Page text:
The long-awaited Inuit Art Centre funding announcement by Manitoba's provincial government was finally made on Tuesday — but it's $5 million short of what was originally promised.
In November 2015, the then-NDP government committed $15 million toward the construction of the centre at the Winnipeg Art Gallery, but the NDP was swept out of office five months later by the Progressive Conservative Party.
Newly minted Premier Brian Pallister then placed most of the NDP's funding commitments under review.
On Tuesday, Sport, Culture and Heritage Minister Cathy Cox announced $10 million would be contributed over five years.
The federal government has already offered $15 million while the City of Winnipeg is providing $5 million.
"This is a milestone moment, with all three levels of government on board, along with donors, stakeholders and supporters," said WAG director Stephen Borys, who didn't talk about the $5-million shortfall but did say the WAG will seek more donations.
"This collection belongs to all Manitobans and we're grateful to the province, a steadfast and invested partner. While we continue to fundraise, today brings the Inuit Art Centre closer to reality."
The WAG holds the world's largest public collection of Inuit art — more than 13,000 pieces — which is to be put on display in the upcoming $60-million Inuit Art Centre.
The 40,000-square-foot centre will be built at the corner of Osborne Street and St. Mary Avenue and connected to the WAG by bridges on all levels.
City, NDP weigh in
Mayor Brian Bowman called the centre "a transformative project" and declined to criticize the province for clawing back $5 million from the NDP promise.
"Each government is going to make their own decisions and I respect that," he said.
Bowman said he didn't know if the province's pledge is new money or whether it will be diverted from other city projects.
"We've raised that question and hope to hear back soon."
Later Tuesday, a spokesperson for the Municipal Relations department said the $10 million isn't part of basket funding to the City of Winnipeg, but comes from the Strategic Municipal Investment Fund.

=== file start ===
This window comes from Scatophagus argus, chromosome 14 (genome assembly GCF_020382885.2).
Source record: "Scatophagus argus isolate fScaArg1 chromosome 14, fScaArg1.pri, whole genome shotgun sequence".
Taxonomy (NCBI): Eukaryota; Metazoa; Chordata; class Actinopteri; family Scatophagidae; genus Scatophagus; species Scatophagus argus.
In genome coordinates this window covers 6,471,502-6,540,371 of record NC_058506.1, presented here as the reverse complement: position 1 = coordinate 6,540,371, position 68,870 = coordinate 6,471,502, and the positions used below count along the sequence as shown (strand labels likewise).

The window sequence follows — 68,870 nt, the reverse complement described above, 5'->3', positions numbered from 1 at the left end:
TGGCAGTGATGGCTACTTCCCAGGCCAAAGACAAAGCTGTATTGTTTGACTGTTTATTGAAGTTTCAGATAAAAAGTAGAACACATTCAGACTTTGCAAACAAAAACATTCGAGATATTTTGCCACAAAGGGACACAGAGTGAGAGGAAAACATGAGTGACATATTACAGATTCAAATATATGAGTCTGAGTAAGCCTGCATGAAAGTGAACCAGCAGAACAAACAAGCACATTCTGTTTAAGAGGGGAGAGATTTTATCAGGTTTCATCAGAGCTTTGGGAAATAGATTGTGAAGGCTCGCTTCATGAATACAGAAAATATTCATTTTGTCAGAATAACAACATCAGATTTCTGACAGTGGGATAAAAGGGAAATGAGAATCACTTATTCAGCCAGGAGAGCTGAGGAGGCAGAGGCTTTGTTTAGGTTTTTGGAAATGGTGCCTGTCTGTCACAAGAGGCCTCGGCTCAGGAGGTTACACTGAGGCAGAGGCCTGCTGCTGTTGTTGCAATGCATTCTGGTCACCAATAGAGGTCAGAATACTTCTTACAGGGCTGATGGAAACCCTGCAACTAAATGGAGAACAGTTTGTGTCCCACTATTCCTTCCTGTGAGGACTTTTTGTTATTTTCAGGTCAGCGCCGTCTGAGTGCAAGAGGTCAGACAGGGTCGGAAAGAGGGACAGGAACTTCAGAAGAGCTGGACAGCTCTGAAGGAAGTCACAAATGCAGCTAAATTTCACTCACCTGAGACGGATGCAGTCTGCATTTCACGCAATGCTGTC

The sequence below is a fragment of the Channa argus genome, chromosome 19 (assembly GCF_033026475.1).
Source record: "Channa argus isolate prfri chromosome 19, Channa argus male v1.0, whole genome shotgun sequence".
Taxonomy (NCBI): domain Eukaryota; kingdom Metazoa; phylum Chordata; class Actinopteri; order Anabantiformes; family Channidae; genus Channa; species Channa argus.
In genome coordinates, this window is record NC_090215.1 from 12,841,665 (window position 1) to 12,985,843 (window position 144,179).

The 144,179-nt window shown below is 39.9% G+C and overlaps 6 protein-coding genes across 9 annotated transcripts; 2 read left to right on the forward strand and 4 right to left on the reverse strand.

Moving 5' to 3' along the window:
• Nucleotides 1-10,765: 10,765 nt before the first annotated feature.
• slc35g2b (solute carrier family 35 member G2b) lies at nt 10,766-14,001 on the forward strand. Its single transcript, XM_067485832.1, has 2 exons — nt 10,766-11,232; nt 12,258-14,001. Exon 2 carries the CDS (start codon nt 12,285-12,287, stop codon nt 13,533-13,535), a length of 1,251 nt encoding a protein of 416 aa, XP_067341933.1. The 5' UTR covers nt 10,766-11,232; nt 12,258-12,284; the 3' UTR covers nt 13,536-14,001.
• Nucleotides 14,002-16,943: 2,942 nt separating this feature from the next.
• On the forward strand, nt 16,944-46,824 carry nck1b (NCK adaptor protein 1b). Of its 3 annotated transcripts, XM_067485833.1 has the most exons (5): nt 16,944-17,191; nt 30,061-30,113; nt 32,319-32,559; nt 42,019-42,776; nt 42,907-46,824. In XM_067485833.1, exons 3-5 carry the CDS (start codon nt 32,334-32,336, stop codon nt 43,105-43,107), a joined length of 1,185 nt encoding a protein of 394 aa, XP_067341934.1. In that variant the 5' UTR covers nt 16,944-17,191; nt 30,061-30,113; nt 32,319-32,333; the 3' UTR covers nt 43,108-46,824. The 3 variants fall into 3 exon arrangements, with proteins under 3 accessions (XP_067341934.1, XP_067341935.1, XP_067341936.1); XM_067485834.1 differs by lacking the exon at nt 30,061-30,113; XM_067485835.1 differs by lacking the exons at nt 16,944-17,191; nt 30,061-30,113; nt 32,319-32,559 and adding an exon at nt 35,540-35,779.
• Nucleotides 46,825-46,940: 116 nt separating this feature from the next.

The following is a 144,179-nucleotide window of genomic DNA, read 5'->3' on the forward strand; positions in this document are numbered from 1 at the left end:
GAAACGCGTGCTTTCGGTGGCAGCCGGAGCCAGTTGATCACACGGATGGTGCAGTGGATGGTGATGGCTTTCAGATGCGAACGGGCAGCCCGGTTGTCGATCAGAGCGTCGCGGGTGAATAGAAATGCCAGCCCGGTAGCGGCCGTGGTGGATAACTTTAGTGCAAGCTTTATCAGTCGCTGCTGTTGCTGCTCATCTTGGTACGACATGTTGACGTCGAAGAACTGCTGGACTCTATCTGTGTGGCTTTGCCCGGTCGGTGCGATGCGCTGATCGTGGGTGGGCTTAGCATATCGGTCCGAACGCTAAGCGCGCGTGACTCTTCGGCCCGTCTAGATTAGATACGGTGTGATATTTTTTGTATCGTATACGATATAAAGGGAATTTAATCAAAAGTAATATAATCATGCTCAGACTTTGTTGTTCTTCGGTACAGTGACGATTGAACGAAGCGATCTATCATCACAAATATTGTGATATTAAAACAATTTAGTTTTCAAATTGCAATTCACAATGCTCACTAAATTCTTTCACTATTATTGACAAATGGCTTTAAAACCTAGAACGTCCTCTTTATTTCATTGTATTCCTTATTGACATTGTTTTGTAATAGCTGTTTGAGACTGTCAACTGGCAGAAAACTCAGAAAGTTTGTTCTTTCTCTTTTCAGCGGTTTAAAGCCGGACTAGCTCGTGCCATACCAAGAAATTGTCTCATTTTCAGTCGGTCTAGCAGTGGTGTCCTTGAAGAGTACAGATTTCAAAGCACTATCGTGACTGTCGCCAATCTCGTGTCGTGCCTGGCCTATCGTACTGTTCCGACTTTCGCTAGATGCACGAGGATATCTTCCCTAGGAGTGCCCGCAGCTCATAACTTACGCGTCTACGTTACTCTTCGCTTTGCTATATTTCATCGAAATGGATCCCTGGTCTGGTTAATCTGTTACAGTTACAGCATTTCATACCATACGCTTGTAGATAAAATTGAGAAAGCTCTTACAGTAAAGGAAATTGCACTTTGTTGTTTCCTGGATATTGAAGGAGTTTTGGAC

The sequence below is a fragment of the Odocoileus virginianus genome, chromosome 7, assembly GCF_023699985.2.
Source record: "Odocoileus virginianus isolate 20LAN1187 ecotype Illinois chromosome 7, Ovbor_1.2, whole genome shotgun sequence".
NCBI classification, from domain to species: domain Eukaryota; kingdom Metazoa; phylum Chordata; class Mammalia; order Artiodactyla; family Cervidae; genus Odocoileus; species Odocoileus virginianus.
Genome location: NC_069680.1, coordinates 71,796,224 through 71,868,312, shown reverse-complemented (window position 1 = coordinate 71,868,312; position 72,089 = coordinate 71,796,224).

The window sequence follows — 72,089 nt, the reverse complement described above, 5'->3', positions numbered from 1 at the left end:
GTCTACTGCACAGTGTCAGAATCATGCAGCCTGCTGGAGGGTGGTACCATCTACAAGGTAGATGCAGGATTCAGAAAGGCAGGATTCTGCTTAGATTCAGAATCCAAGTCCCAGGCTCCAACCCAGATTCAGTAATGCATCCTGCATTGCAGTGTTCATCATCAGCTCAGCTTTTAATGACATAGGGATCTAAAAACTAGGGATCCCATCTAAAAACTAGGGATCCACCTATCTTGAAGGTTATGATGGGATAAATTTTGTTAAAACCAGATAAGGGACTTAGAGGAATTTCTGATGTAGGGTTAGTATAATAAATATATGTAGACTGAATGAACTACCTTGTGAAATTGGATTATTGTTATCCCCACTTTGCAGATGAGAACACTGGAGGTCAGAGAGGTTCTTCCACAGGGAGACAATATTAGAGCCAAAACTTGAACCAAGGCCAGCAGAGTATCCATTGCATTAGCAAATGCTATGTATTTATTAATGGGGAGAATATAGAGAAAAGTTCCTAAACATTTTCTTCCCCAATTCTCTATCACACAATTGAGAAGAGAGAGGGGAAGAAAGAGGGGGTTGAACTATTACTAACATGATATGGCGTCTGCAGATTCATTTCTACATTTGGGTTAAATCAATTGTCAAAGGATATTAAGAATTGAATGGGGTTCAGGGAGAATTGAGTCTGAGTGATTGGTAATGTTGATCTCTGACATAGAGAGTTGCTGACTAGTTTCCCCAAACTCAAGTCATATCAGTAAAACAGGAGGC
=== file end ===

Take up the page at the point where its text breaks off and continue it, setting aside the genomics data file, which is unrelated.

NDP Leader Wab Kinew said his party "fought hard" to get the Pallister government to make good on the $15-million commitment from 2015. Committing $5 million less to the project, combined with cuts to the Manitoba Arts Council announced in the 2017-18 budget, "make it clear the level of commitment this government has to the arts," Kinew said.
"We're pleased to see pressure has forced Pallister to finally join the group of public and private players funding this project," Kinew said in a statement.
"It's a little disappointing that Pallister was unwilling to fund the total commitment that was made to the Centre and the arts community it will support."
Path to reconciliation
Borys said the Inuit Art Centre — which will also house the WAG Studio art classes — will "enhance education, create jobs and training opportunities, boost tourism, and further highlight Manitoba as an international cultural destination."
He also said it will offer "a path to dialogue and understanding" as Canada and Manitoba continue to work toward reconciliation with Indigenous people.
"It will be a platform for Inuit, who use art as a voice and language to celebrate their stories with the world, for generations to come," Borys said.
Funds for Royal Aviation Museum
The government also announced that it will contribute $8.75 million to the Royal Aviation Museum for its new location.
Another $1.25 million will be made available next year if private donation targets are met, the province said.
The proposed 105,000-square-foot museum will be located at the Winnipeg James Armstrong Richardson International Airport and will feature nine exhibition galleries, a kids centre, library, and workshop, among other facilities.
The current location, on Ferry Road near the Winnipeg airport, opened in 1984.
"The museum will tell the stories of early aviation, showcasing our renowned collection of bush planes and will be a signature cultural attraction in our community, offering a window into the future of aerospace," said Helen Halliday, president and CEO of the museum.
"This funding is a welcome spark to move our project a big step forward."
The federal government has already promised $1.2 million to the museum, which will be on Wellington Avenue across from the bus terminal. Halliday expects to break ground on the new building in spring 2018 and to open it in 2019.
In a news release, the province said the museum projects were funded after undergoing assessments "to ensure they meet criteria for return on investment and value for money."
Heritage Trust program
The province also announced a new program to support small and medium-sized museums and archives throughout Manitoba.
The new Heritage Trust program provides $5 million over three years to create endowment funds within local community foundations.
"Just as major attractions are important to our province, so are our smaller museums, archives and heritage organizations that carefully preserve our history and provide educational opportunities to visitors," said Municipal Relations Minister Jeff Wharton.
"We are working with heritage organizations and community foundations across the province to create stable, long-term funding to maintain these important community infrastructure assets."
The province will enter into a three-year agreement with The Winnipeg Foundation to work with Manitoba's other 54 community foundations to administer the program.